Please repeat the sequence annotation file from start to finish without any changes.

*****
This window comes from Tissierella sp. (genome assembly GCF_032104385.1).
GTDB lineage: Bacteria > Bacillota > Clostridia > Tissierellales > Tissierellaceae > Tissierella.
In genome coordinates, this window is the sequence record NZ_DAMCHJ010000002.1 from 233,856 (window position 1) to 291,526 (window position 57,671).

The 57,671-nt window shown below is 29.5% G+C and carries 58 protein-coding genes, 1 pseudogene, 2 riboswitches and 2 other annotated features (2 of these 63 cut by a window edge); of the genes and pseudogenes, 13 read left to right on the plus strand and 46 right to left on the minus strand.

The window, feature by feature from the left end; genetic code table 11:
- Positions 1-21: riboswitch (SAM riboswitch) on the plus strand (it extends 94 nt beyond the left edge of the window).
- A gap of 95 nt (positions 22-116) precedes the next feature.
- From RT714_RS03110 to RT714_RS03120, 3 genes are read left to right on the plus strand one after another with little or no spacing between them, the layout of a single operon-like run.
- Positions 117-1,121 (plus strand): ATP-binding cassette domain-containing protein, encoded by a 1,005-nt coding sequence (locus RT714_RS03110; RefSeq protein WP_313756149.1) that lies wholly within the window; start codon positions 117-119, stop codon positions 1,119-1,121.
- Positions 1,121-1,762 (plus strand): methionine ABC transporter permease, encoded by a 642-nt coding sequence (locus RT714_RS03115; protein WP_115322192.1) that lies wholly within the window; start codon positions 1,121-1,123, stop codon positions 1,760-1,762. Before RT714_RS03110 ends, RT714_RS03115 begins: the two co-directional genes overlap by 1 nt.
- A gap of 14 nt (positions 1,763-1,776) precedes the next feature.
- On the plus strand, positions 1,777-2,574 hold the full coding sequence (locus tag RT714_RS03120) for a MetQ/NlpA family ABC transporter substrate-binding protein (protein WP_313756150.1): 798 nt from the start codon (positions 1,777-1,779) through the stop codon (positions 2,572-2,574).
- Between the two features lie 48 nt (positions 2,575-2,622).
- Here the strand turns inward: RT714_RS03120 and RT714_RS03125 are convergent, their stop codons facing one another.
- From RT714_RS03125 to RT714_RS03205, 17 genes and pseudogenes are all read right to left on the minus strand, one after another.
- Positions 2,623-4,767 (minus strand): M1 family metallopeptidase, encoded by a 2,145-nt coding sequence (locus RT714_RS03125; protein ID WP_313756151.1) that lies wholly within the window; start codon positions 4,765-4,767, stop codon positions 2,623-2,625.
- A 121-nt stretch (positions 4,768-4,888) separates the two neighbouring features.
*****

This window comes from Tissierella sp. (genome assembly GCF_032104385.1).
GTDB lineage: Bacteria > Bacillota > Clostridia > Tissierellales > Tissierellaceae > Tissierella.
In genome coordinates, this window is the sequence record NZ_DAMCHJ010000002.1 from 233,856 (window position 1) to 291,526 (window position 57,671).

The 57,671-nt window shown below is 29.5% G+C and carries 58 protein-coding genes, 1 pseudogene, 2 riboswitches and 2 other annotated features (2 of these 63 cut by a window edge); of the genes and pseudogenes, 13 read left to right on the plus strand and 46 right to left on the minus strand.

The window, feature by feature from the left end; genetic code table 11:
- Positions 1-21: riboswitch (SAM riboswitch) on the plus strand (it extends 94 nt beyond the left edge of the window).
- A gap of 95 nt (positions 22-116) precedes the next feature.
- From RT714_RS03110 to RT714_RS03120, 3 genes are read left to right on the plus strand one after another with little or no spacing between them, the layout of a single operon-like run.
- Positions 117-1,121 (plus strand): ATP-binding cassette domain-containing protein, encoded by a 1,005-nt coding sequence (locus RT714_RS03110; RefSeq protein WP_313756149.1) that lies wholly within the window; start codon positions 117-119, stop codon positions 1,119-1,121.
- Positions 1,121-1,762 (plus strand): methionine ABC transporter permease, encoded by a 642-nt coding sequence (locus RT714_RS03115; protein WP_115322192.1) that lies wholly within the window; start codon positions 1,121-1,123, stop codon positions 1,760-1,762. Before RT714_RS03110 ends, RT714_RS03115 begins: the two co-directional genes overlap by 1 nt.
- A gap of 14 nt (positions 1,763-1,776) precedes the next feature.
- On the plus strand, positions 1,777-2,574 hold the full coding sequence (locus tag RT714_RS03120) for a MetQ/NlpA family ABC transporter substrate-binding protein (protein WP_313756150.1): 798 nt from the start codon (positions 1,777-1,779) through the stop codon (positions 2,572-2,574).
- Between the two features lie 48 nt (positions 2,575-2,622).
- Here the strand turns inward: RT714_RS03120 and RT714_RS03125 are convergent, their stop codons facing one another.
- From RT714_RS03125 to RT714_RS03205, 17 genes and pseudogenes are all read right to left on the minus strand, one after another.
- Positions 2,623-4,767 (minus strand): M1 family metallopeptidase, encoded by a 2,145-nt coding sequence (locus RT714_RS03125; protein ID WP_313756151.1) that lies wholly within the window; start codon positions 4,765-4,767, stop codon positions 2,623-2,625.
- A 121-nt stretch (positions 4,768-4,888) separates the two neighbouring features.